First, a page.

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Something is producing weird orbits in the Kuiper belt — is it 'Planet X' or something else?

Some have suggested that there is no hidden giant out there.

Photo credit: Daniel Olah on Unsplash
  • Some objects at the edge of our solar system have unusual orbits — they cluster together suggesting a large celestial body is pushing them close together.
  • Instead of a massive unfound planet, it may be the gravitational pull from an equally massive disc of small, icy objects.
  • Researchers created a model of such a disc that explained everything.

It's clear that something is warping the orbits of objects out at the edge of our solar system, but what that might be remains a matter of conjecture. Probably the most exciting theory is that it's a thus-unseen massive object popularly dubbed "Planet 9" or "Planet X," probably a better name as long as there's some debate about the status of the original Planet 9 — Pluto — and since "X" suggests the unknown at the same time as it's the Roman numeral for 10.

In any event, some have suggested that there is no hidden giant out there, but that the orbital distortions we're seeing are due to the pull of combined gravitational forces from a group of smaller trans-Neptunian objects (TNOs) in the icy Kuiper belt. This idea just got a strong boost from Antranik Sefilian, University of Cambridge, and Jihad Touma of the American University of Beirut in Lebanon.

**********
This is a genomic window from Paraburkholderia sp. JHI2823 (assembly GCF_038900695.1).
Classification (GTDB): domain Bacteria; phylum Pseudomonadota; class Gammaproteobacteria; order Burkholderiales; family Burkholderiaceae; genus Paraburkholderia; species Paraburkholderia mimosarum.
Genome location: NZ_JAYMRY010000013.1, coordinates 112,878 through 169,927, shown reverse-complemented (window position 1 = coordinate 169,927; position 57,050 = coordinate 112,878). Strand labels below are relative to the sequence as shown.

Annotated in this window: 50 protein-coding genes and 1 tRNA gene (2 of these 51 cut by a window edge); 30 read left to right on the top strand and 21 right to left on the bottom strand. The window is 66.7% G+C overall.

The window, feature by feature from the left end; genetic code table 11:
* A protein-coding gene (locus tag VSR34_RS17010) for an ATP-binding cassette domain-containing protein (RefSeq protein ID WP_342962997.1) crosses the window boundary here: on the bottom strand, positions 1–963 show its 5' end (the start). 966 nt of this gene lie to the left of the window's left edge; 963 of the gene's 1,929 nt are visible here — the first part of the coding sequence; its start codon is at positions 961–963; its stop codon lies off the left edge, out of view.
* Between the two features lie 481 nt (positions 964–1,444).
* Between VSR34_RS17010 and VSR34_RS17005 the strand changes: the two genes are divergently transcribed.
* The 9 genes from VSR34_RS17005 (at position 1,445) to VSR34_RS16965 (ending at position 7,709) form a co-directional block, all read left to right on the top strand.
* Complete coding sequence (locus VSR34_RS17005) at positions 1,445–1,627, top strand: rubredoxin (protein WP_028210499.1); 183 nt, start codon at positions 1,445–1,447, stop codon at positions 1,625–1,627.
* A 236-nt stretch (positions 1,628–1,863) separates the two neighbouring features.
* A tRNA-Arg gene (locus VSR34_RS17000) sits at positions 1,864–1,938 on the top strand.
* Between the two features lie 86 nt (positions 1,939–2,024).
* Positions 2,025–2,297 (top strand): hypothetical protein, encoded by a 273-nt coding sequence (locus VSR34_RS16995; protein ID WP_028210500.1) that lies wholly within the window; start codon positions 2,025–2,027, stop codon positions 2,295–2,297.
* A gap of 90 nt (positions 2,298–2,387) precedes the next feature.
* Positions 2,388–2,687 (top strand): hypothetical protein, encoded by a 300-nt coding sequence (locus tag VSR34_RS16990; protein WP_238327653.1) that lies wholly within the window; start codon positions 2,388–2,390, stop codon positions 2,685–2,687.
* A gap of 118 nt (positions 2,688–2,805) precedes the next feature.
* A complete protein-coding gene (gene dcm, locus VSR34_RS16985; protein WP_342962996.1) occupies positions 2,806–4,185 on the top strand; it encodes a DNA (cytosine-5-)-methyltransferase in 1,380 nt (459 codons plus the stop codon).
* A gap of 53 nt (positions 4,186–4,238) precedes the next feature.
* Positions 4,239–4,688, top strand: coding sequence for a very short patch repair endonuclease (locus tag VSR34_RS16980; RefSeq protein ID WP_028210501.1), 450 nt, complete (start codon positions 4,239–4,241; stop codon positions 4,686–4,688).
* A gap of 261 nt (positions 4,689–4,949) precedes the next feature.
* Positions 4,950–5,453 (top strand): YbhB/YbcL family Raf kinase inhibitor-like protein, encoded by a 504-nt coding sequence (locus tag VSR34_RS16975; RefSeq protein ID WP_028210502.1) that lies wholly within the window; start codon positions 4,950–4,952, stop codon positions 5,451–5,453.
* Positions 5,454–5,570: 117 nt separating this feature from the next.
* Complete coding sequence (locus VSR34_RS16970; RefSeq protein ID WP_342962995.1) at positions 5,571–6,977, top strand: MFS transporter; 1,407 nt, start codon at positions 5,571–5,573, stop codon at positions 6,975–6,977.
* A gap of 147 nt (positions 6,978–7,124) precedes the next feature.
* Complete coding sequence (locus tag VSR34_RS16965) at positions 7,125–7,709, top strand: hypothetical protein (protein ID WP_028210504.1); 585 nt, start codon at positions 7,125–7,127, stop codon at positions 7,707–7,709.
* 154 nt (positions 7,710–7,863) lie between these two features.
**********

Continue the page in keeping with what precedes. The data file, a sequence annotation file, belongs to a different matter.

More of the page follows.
They have, for the first time, developed a model that demonstrates how such a combination field could generate precisely the mysterious orbits that have been observed.

The problem Planet X solved and the problem with Planet X

Image source: Vadim Sadovski / Junk Peter / Shuterstock

Out at the edge of our solar system is an area of dwarf planets and icy rocks, the Kuiper belt. By and large, the orbits of these bodies, Kuiper belt objects (KBOs) , are influenced by our system's giant planets — Saturn, Jupiter, Uranus, and Neptune. However, a few years ago, five KBOs caught astronomers' attention by having orbits that cluster together, suggesting that some single thing is pushing them into close proximity to each other. (As of this writing, about 30 of these outliers have been spotted.)

Crunching the math to figure out what could be doing this led Caltech astronomers Konstantin Batygin and Mike Brown to propose the existence of a perturber, a massive planet that's 10 times the size of Earth and has an orbit extending some 20 times farther away from the Sun than Neptune. A full circuit would take Planet X between 10,000 and 20,000 years. By comparison, Neptune only requires 165 years to orbit the sun.

The main problem with Planet X is obvious. Astronomers' best efforts to see it, thus confirming its existence, have come up short so far.